BRep modeling, or Boundary Representation modeling, is, in CAD applications, the most common type of modeling. BRep is a mathematically precise representation of a 3D object. This representation defines the geometric boundaries between solid and non-solid geometries.
IN THIS ARTICLE:
- What is Finite Element Analysis
- Principles of FEA
- A General Process in FEA
- Type of Finite Element Method
- Application of FEA in CAD
- Why FEA is Useful
- The Bottom Line
Engineers have the unenviable position of being held entirely responsible for the integrity and safety of all the products and structures they design. Small mistakes in design often lead to imminent disasters (that frequently go to court and get litigated).
This is why products and structures go through an array of stress testing and optimization before being deployed in the real world. But doing so over hundreds of iterations (and to scale) can be prohibitively expensive. So engineers often look to simulation modeling techniques (like Finite Element Analysis) to automate and simplify this testing.
This helps to reduce the use of materials for iterative prototyping, which would otherwise be used in actualization.
Finite element analysis is one of the most common techniques used by engineers and CAD designers to simulate “stress” on their designs.
In the 3D printing and additive manufacturing space, the two leading 3D printing technologies are Fused Deposition Modeling (FDM) and Stereolithography Apparatus (SLA).
As manufacturers begin to rely more and more on additive manufacturing (AM), moving from a few select piece parts that are 3D printed, to hundreds of assemblies in complex systems, a cohesive methodology is needed to manage this transition and associated workflows. Companies have tried to deal with these complexities and challenges with point and home-grown solutions, trying to adapt legacy systems to the new reality.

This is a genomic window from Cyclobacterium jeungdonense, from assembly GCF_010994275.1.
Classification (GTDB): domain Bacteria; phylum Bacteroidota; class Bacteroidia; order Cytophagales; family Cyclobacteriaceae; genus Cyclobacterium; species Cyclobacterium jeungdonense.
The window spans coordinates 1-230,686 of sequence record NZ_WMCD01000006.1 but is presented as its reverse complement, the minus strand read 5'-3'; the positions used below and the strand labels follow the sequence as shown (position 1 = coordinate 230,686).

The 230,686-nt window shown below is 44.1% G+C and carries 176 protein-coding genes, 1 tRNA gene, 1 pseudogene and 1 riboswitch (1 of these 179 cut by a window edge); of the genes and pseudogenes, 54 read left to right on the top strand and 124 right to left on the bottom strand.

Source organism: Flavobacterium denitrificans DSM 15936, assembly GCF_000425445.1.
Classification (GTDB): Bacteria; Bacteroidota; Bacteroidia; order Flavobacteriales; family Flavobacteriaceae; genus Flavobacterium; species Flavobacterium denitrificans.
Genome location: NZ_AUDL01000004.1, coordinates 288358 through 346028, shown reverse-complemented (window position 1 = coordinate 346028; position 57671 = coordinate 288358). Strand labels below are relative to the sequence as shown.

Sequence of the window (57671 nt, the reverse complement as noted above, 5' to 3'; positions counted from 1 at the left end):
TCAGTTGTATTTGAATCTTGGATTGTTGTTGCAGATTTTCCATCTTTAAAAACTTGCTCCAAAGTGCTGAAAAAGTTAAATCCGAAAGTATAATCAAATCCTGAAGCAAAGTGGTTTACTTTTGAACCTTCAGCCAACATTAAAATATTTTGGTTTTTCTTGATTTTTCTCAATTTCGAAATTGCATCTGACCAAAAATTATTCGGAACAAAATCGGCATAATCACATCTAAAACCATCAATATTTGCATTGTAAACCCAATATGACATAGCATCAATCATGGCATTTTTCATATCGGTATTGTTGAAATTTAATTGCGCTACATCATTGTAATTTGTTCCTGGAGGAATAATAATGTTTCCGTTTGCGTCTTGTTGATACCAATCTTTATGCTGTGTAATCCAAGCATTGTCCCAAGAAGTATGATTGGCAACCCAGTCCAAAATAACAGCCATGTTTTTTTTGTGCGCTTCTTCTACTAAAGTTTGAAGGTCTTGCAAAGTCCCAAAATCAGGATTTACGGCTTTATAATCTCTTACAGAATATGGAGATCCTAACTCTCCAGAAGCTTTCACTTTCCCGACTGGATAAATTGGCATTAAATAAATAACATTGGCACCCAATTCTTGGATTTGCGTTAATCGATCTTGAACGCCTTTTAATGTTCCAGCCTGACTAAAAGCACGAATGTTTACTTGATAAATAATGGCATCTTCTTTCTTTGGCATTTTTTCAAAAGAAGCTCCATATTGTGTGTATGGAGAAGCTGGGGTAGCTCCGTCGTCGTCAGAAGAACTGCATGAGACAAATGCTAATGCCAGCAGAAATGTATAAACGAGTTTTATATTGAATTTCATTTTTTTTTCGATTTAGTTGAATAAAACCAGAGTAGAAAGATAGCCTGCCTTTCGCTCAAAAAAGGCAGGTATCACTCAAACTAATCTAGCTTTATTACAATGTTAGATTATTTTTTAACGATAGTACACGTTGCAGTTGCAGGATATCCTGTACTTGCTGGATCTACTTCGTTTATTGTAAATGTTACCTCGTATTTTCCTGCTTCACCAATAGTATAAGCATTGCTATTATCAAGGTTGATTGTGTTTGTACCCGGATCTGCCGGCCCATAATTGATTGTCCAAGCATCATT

(Stratasys V650 Flex. Source: Javelin-Tech)
3D printing has emerged as a popular 3D model fabrication option. Be it prototyping or showing off proof-of-concepts, or using additive manufacturing at scale.
However, effective 3D workflows rely on several key parts. First, you’ll need to use the right 3D printing system for the task at hand (i.e., FDM vs. SLA). Second, the 3D printer must have the right programming in place to read/interpret the end-user’s 3D design files.
Effective computer-aided design (CAD) and computer-aided manufacturing (CAM) programs include the following main components: the user-interface (UI) and the application logic.
In turn, the application logic of the CAD/CAM software itself consists of the following parts:
To the uninitiated, 3D printing may seem a simple process — download your CAD file and hit print. But the world of additive manufacturing is more complex. A manufacturer will have to contend with a range of data formats of varying quality (especially if a manufacturer is having to deal with multiple subcontractors for an assembly). This data needs to be correctly translated, made watertight, and made manufacturable — all while retaining design intent. Then a manufacturer needs to combine as many parts as possible to minimize both print time as well as wasted material.
It’s rare to find a building without at least a few mechanical systems. In fact, some mechanical systems -- such as HVAC -- provide crucial quality-of-life services, without which buildings may not be fit for habitation or work.
From being a best practice in the AEC space to a growing number of governments mandating it, Building Information Modeling (BIM) adoption is growing. In fact, the BIM market is projected to grow to USD $10.36 billion in value by 2022.